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A Superb Old Garuda Mask Himalaya Area India or Tibet

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Collection No. Tibetan Garuda Mask
Size Height 36cm (without the sand)
Superb Old Garuda Mask Himalaya Area of India or Tibet 
Superb Old Garuda Mask Himalaya Area of India or Tibet 
Superb Old Garuda Mask Himalaya Area of India or Tibet 
Superb Old Garuda Mask Himalaya Area of India or Tibet 
New Guinea Oceanic Art
Australia Aboriginal Bark Painting
New Guinea & Oceanic Art
Asian Buddhist Art
The Art of Compassion The Todd Barlin Collection
Asian & Japan Scholars Art
Abelam New Guinea Art

A Superb Old Garuda Mask Himalaya Area of India or Tibet 

This beautifully carved old Garuda Mask has the most expressive face that is highly three-dimensional making it more sculptural than an average mask. The feathers on the top of the head are depicted as a crown showing its spiritual importance.

Historically, from classical Indian mythology, Garuda was originally an ancient Hindu sun symbol, half vulture, half-man, who served as the vehicle of the god Vishnu and his wife, Lakshmi, and lived on a diet of Nagas (snakes).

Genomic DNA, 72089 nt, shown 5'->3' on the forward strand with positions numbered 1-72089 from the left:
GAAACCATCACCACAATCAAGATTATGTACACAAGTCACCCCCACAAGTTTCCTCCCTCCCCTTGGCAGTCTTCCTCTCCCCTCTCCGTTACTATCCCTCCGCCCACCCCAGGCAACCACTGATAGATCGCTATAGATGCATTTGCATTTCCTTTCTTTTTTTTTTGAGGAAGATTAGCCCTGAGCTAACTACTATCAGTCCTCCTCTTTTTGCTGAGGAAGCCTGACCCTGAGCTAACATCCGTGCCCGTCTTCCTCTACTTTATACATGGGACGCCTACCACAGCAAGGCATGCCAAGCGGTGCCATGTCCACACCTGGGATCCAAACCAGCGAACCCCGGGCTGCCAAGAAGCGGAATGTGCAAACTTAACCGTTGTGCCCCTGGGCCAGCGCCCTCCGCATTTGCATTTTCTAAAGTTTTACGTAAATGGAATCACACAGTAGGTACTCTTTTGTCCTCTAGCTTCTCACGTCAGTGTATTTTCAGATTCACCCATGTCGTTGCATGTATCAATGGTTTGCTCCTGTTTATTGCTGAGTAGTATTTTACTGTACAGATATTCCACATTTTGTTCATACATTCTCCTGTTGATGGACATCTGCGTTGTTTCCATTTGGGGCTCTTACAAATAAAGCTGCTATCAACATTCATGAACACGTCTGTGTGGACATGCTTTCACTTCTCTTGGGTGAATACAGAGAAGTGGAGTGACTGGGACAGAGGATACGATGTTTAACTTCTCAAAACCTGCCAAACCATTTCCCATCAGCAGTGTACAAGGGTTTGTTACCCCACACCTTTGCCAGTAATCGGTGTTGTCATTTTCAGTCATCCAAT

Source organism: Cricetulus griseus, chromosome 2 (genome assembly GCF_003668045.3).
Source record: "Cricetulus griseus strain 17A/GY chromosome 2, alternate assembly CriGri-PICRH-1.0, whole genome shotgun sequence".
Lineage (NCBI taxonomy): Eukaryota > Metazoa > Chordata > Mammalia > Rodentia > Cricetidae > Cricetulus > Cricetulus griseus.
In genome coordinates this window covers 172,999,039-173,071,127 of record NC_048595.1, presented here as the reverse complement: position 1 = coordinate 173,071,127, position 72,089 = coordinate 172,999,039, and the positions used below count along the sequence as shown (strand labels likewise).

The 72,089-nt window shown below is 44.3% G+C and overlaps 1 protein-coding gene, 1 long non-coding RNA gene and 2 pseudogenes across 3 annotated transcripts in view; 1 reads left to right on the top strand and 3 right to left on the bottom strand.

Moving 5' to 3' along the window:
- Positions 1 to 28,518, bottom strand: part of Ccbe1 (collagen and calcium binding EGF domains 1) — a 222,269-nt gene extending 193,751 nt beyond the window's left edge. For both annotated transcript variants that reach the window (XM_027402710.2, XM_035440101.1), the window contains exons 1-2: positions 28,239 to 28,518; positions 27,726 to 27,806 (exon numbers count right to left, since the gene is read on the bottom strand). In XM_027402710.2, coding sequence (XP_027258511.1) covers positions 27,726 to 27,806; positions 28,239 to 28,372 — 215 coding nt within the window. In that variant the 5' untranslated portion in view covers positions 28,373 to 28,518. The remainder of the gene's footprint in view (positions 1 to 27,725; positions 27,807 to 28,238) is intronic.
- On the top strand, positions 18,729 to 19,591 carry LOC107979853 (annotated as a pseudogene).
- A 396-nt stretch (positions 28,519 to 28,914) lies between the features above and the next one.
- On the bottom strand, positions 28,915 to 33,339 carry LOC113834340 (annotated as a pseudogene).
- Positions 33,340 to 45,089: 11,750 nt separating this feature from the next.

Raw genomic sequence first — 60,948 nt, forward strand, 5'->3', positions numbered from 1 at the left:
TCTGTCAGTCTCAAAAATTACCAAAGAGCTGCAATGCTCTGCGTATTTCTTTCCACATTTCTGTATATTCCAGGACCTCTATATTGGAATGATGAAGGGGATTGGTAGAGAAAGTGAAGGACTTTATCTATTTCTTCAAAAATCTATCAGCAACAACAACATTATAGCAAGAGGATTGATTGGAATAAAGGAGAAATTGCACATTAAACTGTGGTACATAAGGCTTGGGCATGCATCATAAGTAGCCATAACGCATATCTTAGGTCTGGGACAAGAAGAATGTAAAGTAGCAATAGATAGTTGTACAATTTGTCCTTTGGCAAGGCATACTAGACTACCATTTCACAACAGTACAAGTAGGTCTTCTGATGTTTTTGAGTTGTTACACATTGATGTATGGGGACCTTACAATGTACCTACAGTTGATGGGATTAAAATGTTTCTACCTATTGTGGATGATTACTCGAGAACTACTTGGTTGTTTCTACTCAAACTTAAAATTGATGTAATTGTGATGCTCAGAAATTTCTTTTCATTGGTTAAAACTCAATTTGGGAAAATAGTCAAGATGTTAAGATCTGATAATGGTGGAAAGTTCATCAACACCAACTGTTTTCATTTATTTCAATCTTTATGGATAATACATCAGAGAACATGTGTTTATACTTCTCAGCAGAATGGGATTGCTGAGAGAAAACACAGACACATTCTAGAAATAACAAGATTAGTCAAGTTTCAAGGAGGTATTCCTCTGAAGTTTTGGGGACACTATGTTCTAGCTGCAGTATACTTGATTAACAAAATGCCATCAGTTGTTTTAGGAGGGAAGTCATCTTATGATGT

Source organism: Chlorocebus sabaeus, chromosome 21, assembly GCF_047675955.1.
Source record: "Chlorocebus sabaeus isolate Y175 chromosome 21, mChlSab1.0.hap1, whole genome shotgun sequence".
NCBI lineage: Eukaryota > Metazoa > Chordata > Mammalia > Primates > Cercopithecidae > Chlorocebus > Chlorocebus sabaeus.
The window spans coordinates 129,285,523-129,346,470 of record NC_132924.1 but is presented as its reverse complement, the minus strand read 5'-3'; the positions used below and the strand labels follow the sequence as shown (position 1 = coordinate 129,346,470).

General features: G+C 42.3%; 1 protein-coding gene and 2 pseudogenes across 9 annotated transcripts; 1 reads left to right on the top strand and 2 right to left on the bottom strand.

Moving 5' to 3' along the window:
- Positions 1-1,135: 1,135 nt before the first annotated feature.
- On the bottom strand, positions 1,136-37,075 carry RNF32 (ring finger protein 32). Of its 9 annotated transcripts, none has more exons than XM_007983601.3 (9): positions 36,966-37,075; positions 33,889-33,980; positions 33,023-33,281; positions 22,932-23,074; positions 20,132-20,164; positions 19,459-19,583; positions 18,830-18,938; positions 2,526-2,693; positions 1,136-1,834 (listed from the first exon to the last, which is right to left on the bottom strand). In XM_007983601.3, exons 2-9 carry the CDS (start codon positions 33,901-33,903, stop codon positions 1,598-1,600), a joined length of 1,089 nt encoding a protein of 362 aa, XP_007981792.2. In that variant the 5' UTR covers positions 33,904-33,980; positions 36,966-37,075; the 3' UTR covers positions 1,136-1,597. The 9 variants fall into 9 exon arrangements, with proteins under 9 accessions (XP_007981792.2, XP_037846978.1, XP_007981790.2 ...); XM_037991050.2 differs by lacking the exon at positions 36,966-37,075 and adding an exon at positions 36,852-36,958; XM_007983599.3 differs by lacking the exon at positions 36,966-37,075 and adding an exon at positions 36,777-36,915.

It is not known exactly how old the Garuda is, but from the beginning of the universe, Vishnu, who maintains order, rides a Garuda. The Garuda’s body can grow to cover the whole sky or shrink to the size of a canary. Most of the time, the Garuda appears with the body of a bird with a human torso.

In Buddhist belief, Garuda became the vehicle of Vajrapani and, paired with a twin, the symbol of the transcendent Buddha Amoghasiddhi.

Garuda is yet another form in which various buddhas arise to remove disease and injury caused by Nagas and poisoning. Metaphorically the worst ‘poisons’ are desire, hatred and ignorance.

When the Garuda devours snakes and swallows the poisons of delusion, jealousy, and hatred, and then can transform them into renewed strength, illuminating his body and stretching his wings even more to soar into space.

In Tibetan Buddhism, the Garuda is seen as a protective image decorating doorways and talismans. We can also see the Garuda as one of the four dignities—the four creatures representing the qualities of lungta, or the Wind Horse, one for each cardinal direction: Garuda in the north; Snow Lion in the east; Tiger in the south; and Dragon in the West (in some regions, the directions may change).

They are commonly depicted on lungta prayer flags, which flutter in the wind in high places so that the prayers written on them can be spread to the whole world. The Garuda is also a yidam, especially in the Nyingma school of Tibetan Buddhism, which prescribes important specifications about his colour and implements so that the practitioner can visualize the Garuda completely.

Provenance: Old Collection Australia & The Todd Barlin Collection of Oceanic & Asian Art

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